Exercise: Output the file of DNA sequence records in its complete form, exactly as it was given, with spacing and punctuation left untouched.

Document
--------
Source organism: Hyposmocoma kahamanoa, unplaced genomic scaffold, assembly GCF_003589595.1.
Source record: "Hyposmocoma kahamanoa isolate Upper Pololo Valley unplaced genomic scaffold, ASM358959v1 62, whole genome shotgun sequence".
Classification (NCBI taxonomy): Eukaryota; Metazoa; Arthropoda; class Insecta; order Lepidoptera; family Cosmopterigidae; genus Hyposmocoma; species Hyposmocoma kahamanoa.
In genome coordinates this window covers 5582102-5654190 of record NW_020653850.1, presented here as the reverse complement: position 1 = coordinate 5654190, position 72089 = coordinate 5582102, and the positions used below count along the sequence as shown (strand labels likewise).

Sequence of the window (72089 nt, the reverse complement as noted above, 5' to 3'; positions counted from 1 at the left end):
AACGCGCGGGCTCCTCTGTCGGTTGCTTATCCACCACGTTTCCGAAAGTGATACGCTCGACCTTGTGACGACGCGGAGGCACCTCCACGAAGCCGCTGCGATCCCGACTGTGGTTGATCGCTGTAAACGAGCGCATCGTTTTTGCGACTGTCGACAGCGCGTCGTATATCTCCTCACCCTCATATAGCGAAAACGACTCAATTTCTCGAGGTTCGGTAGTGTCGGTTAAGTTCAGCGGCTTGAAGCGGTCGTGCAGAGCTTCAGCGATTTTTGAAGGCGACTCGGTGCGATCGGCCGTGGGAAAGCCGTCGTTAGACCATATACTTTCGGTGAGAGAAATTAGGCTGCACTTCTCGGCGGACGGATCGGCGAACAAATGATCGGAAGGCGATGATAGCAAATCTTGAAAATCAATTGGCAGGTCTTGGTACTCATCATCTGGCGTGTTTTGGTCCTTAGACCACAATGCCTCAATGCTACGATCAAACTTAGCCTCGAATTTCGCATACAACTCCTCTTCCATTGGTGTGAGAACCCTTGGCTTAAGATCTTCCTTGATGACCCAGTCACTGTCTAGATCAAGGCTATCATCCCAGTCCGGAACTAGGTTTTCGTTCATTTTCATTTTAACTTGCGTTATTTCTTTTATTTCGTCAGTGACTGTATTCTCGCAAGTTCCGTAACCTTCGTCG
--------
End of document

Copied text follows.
Source organism: Hyposmocoma kahamanoa, unplaced genomic scaffold, assembly GCF_003589595.1.
Source record: "Hyposmocoma kahamanoa isolate Upper Pololo Valley unplaced genomic scaffold, ASM358959v1 62, whole genome shotgun sequence".
Classification (NCBI taxonomy): Eukaryota; Metazoa; Arthropoda; class Insecta; order Lepidoptera; family Cosmopterigidae; genus Hyposmocoma; species Hyposmocoma kahamanoa.
In genome coordinates this window covers 5582102-5654190 of record NW_020653850.1, presented here as the reverse complement: position 1 = coordinate 5654190, position 72089 = coordinate 5582102, and the positions used below count along the sequence as shown (strand labels likewise).

Sequence of the window (72089 nt, the reverse complement as noted above, 5' to 3'; positions counted from 1 at the left end):
AACGCGCGGGCTCCTCTGTCGGTTGCTTATCCACCACGTTTCCGAAAGTGATACGCTCGACCTTGTGACGACGCGGAGGCACCTCCACGAAGCCGCTGCGATCCCGACTGTGGTTGATCGCTGTAAACGAGCGCATCGTTTTTGCGACTGTCGACAGCGCGTCGTATATCTCCTCACCCTCATATAGCGAAAACGACTCAATTTCTCGAGGTTCGGTAGTGTCGGTTAAGTTCAGCGGCTTGAAGCGGTCGTGCAGAGCTTCAGCGATTTTTGAAGGCGACTCGGTGCGATCGGCCGTGGGAAAGCCGTCGTTAGACCATATACTTTCGGTGAGAGAAATTAGGCTGCACTTCTCGGCGGACGGATCGGCGAACAAATGATCGGAAGGCGATGATAGCAAATCTTGAAAATCAATTGGCAGGTCTTGGTACTCATCATCTGGCGTGTTTTGGTCCTTAGACCACAATGCCTCAATGCTACGATCAAACTTAGCCTCGAATTTCGCATACAACTCCTCTTCCATTGGTGTGAGAACCCTTGGCTTAAGATCTTCCTTGATGACCCAGTCACTGTCTAGATCAAGGCTATCATCCCAGTCCGGAACTAGGTTTTCGTTCATTTTCATTTTAACTTGCGTTATTTCTTTTATTTCGTCAGTGACTGTATTCTCGCAAGTTCCGTAACCTTCGTCG